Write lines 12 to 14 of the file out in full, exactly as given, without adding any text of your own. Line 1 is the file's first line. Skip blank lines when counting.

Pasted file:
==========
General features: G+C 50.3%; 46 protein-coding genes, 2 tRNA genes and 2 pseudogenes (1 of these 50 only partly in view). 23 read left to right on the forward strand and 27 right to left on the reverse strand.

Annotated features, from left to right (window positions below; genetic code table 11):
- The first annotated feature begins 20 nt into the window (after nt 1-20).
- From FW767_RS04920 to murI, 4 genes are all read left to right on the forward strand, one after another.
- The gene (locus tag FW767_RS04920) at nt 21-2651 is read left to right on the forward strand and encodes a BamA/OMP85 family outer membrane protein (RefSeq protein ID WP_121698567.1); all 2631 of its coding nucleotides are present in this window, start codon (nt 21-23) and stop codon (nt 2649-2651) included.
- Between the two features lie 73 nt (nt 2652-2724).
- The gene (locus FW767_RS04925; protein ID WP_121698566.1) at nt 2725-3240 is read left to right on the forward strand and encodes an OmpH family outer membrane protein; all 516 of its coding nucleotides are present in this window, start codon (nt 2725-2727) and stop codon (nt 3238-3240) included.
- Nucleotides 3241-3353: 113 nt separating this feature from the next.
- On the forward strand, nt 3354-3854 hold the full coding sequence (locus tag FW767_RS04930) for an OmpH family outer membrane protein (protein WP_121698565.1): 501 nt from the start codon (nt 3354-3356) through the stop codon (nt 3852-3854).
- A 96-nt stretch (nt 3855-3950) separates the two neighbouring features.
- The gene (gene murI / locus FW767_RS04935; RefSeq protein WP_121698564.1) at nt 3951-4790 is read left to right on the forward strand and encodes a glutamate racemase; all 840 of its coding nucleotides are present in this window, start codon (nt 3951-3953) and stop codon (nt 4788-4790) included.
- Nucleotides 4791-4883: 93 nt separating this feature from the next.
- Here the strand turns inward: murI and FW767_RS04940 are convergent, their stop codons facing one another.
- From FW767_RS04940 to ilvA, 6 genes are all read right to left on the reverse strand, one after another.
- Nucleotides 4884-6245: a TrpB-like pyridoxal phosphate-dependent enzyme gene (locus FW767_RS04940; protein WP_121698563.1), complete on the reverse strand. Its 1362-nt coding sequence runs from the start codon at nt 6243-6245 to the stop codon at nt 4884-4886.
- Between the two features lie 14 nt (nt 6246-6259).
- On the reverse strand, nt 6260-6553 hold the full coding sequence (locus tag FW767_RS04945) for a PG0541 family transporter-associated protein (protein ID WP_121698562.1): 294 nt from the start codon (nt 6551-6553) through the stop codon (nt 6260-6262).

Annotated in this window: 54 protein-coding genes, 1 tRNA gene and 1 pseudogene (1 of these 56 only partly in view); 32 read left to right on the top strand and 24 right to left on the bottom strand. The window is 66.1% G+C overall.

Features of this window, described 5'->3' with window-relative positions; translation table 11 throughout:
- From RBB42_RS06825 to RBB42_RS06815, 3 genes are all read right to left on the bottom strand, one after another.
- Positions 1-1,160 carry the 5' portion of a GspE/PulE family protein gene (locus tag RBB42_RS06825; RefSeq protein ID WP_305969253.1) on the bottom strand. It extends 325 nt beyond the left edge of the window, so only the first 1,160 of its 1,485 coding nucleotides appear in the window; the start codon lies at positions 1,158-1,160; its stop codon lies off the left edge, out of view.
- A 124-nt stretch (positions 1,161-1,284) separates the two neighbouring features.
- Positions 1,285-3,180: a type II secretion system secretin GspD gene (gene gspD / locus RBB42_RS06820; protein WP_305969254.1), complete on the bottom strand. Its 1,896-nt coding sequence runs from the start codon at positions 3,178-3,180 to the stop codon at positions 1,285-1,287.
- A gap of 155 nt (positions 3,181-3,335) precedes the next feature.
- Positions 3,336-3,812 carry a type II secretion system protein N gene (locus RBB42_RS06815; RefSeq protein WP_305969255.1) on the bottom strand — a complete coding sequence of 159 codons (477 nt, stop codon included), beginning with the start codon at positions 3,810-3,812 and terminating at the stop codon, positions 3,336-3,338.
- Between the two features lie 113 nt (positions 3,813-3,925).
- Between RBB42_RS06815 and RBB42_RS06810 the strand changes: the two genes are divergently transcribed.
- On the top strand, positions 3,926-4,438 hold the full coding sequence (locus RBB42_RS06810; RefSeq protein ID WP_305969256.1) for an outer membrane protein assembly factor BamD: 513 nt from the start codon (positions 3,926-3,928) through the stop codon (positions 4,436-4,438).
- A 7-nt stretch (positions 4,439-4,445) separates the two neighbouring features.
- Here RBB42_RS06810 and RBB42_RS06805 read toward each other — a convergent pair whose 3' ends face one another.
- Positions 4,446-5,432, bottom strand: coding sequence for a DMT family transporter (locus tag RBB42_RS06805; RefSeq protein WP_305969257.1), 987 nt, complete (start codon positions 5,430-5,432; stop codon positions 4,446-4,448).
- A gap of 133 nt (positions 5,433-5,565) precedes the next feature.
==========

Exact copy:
- Nucleotides 4791-4883: 93 nt separating this feature from the next.
- Here the strand turns inward: murI and FW767_RS04940 are convergent, their stop codons facing one another.
- From FW767_RS04940 to ilvA, 6 genes are all read right to left on the reverse strand, one after another.